[15] McDonald characterizes Ives’s “desire to bridge the gap between past and present” as “more than an Ivesian concoction.” It is, he states, “a quintessentially modernist formulation that has numerous points of contact with contemporaneous ideas about time, memory, and their representation” (137). Although we know of no specific experience Ives had with cinema or his reaction to its treatment of narrative, McDonald recognizes that the cinematic qualities we hear in Ives’s music are “artistic responses to certain key questions and problems posed by modernity” (138). We see them in visual art and read them in poetry and literature of the time.

[16] With this final substantive chapter McDonald sounds excited about the possibilities of this new way of thinking about Ives’s music. He incorporates ideas from film theorists Siegfried Kracauer and Roland Barthes, and is persuaded by Mary Ann Doane’s assertion that “the cinema provides the best means of understanding modernist ideas about temporality” (138). He cites cultural historian Stephen Kern’s observation that “sequence versus simultaneity . . . was a defining problem of modernity” (139). And so it seems that Ives was a man of his time after all. Large numbers of people were forced to take stock of a world where time had speeded up, where changes came more rapidly and unexpectedly, where the past often seemed unrelated to the now, and little was at it appeared.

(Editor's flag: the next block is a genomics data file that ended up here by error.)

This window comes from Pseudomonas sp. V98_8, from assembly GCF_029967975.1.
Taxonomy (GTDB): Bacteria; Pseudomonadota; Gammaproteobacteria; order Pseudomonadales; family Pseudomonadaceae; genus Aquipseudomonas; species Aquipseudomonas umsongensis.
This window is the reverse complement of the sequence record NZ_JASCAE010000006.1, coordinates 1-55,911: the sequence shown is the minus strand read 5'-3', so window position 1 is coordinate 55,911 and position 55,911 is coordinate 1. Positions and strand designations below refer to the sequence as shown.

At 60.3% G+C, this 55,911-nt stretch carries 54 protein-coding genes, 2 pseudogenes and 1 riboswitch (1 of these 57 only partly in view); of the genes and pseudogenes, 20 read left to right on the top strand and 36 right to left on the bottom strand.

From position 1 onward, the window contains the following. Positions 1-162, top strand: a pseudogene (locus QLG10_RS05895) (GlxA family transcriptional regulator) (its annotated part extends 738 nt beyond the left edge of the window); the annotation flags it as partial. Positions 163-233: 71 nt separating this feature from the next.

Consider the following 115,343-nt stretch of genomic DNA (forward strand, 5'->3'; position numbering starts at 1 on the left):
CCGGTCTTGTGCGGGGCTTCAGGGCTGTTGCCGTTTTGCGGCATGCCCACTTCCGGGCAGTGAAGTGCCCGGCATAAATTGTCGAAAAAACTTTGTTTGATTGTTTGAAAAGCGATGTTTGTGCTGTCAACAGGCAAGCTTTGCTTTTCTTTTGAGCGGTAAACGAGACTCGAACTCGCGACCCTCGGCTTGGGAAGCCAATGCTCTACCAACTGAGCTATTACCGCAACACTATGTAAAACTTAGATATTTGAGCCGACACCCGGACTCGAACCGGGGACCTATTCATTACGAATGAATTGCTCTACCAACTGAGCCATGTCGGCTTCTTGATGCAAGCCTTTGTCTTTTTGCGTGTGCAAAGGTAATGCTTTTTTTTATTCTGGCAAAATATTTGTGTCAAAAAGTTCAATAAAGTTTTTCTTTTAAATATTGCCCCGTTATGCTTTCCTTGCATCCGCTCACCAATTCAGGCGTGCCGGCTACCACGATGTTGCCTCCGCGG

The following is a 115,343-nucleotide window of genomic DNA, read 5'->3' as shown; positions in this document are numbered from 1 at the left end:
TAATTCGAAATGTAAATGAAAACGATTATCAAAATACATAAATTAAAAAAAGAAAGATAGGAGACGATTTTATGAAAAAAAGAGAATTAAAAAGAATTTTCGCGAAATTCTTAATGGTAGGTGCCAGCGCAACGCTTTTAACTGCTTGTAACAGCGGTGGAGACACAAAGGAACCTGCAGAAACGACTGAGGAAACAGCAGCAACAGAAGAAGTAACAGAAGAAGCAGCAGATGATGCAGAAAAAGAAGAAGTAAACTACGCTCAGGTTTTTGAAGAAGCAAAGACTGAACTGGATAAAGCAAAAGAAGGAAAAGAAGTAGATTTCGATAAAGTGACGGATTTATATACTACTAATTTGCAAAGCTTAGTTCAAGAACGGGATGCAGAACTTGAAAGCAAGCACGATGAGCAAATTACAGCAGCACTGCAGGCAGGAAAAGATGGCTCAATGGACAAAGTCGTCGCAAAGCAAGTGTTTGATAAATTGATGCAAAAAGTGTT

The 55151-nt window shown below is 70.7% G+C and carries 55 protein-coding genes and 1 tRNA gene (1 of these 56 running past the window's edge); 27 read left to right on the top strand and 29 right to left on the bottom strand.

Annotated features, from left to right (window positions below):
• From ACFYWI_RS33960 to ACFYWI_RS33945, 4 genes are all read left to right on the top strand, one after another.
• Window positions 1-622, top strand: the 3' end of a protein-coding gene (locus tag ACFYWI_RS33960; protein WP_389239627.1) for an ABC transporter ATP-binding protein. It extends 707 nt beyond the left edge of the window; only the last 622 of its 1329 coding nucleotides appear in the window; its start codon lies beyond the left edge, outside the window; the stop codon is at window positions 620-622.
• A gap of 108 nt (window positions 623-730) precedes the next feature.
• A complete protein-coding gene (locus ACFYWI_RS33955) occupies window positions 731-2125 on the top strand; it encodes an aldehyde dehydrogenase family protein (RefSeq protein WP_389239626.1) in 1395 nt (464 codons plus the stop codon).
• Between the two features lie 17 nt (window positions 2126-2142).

[17] McDonald’s faculty bio on the Northeastern University homepage references several recent essays on music and film for edited collections. If the final chapter of Breaking Time’s Arrow is any indication of the work McDonald is doing in this field, I’m looking forward to his next book and hoping that he applies his new insights to additional studies of Ives’s music. This, I believe, is where McDonald’s most important contributions to Ives scholarship lie.